Zhang Yimou’s penchant for over-the-top melodrama has served him well in such epic historical dramas as “Hero,” “House of Flying Daggers” and “Curse of the Golden Flower” as well as in those films (“Raise the Red Lantern,” “Ju Dou”) that solidified his reputation as a leading light of China’s Fifth Generation of filmmakers. He has also made smaller, more intimate films like “Not One Less” and “The Road Home.” Unfortunately, Zhang’s melodramatic excesses exceed his grasp in “The Flowers of War.”
The film takes place on December 13, 1937, right after the Japanese Imperial Army captures the Chinese city of Nanking, the former capital of China, leading to what became known as the “Rape of Nanking” and the “Nanking Massacre” where, according to historians and human rights organizations, close to 300,00 people were killed and the number of women raped by the Japanese is estimated at 20,000 (although the actual number remains a point of contention between China and Japan). As “The Flowers of War” opens, a group of 13-year-old girls led by George (Huan Tyanyuan), are trying to make their way to the city’s Catholic cathedral amidst the gunfire and explosions erupting around them. A lone drunk American, John Miller (Christian Bale), is also trying to make his way to this sanctuary. A small group of Chinese soldiers is the last line of defense for these girls and any other survivors. These initial scenes are as harrowing as any seen in recent war films: bloody, tense, cruel, horrific.
Miller, a mortician, upon seeing that his services are no longer needed at the cathedral, soon raids the building’s wine cellars, sleeps on the now-deceased priest’s bed and turns a deaf ears to George’s pleas to help them escape. But you know that, eventually, John will have a change of heart. Why? Because he is an American and he is white and because the plot mechanics of any good or mediocre melodrama dictate that drunken, uncaring cads like him are, deep down, good, honest and brave.
The group is soon joined by more than a dozen, loud and well-dressed prostitutes who take over the basement, originally designed as a hiding place for the girls. Watching over them from outside is a guardian angel in the form of the last surviving Chinese soldier who watches over the cathedral, knowing darn well that the girls inside are at risk.
Miller’s decision to disrespectfully wear priest’s clothes later proves a blessing in disguise but not before Japanese soldiers, completely disregarding any international agreements (and Miller’s religious attire), break into the cathedral and attempt to rape the 13-year-old girls while the prostitutes cower in the basement. The Chinese soldier’s sharpshooting saves the day but he is promptly dispatched.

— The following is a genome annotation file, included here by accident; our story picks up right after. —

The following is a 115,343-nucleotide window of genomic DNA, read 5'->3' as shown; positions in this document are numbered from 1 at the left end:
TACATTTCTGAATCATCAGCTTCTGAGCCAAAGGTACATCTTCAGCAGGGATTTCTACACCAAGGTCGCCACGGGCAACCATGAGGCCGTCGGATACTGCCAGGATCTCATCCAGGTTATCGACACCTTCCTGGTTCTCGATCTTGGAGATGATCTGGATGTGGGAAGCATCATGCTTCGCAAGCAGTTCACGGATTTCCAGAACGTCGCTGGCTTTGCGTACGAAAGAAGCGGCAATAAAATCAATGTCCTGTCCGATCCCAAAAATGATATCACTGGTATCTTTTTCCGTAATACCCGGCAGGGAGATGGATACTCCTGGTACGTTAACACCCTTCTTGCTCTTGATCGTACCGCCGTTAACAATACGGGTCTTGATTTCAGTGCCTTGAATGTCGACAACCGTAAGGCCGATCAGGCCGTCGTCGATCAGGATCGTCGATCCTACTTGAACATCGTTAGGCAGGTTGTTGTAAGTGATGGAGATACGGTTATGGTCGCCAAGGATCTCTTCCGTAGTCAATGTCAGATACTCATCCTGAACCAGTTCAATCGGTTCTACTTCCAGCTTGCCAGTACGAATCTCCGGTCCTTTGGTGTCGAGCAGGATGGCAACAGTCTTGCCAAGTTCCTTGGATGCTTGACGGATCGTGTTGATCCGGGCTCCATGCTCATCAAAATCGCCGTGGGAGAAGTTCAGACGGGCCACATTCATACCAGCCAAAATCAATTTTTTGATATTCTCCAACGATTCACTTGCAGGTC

A Japanese commander soon appears on the doorstep to apologize. And, wouldn’t you know it, he is a cultured soldier who appreciates music. But an invitation for the girls to perform at a Japanese high command shindig spells doom for the girls, and soon Miller and the prostitutes with a heart of gold concoct a hardly credible plan to save their lives. Sacrifices will be made, tears will be shed and violins will play their mournful tune.
Do not expect any major insights about the tragedy in Nanking. Zhang Yimou and scriptwriter Liu Heng are far more interested in pulling your heartstrings through any means or plot contrivances necessary. In that regards, it bears more than a passing resemblance to Spielberg’s “War Horse.” They both rely on archetypal characters, and on an excessively and sometimes laughable musical score to manipulate your emotions. The only difference: Spielberg at least portrayed his film’s German characters as well-rounded characters. (Spielberg, by the way, helped convince Bale to take on the role of Miller.) And even though “The Flowers of War” is beautifully photographed and the attention to detail is fantastic, these visual assets do now compensate for the overcooked, badly written melodrama.
While there is no denying the horror of what happened in Nanking, “The Flowers of War” reeks of old-fashioned propaganda, where the Japanese are uni-dimensional demons and America and China are seen as virtuous partners who can overcome such evil. No wonder the Chinese government chose “The Flower of Wars” to represent them in the competition for the Academy Award for Best Foreign Language Film. Fortunately, the members of the Academy, unlike the members of the Hollywood Foreign Press Association, were not fooled by the big star name and did not choose it as a finalist.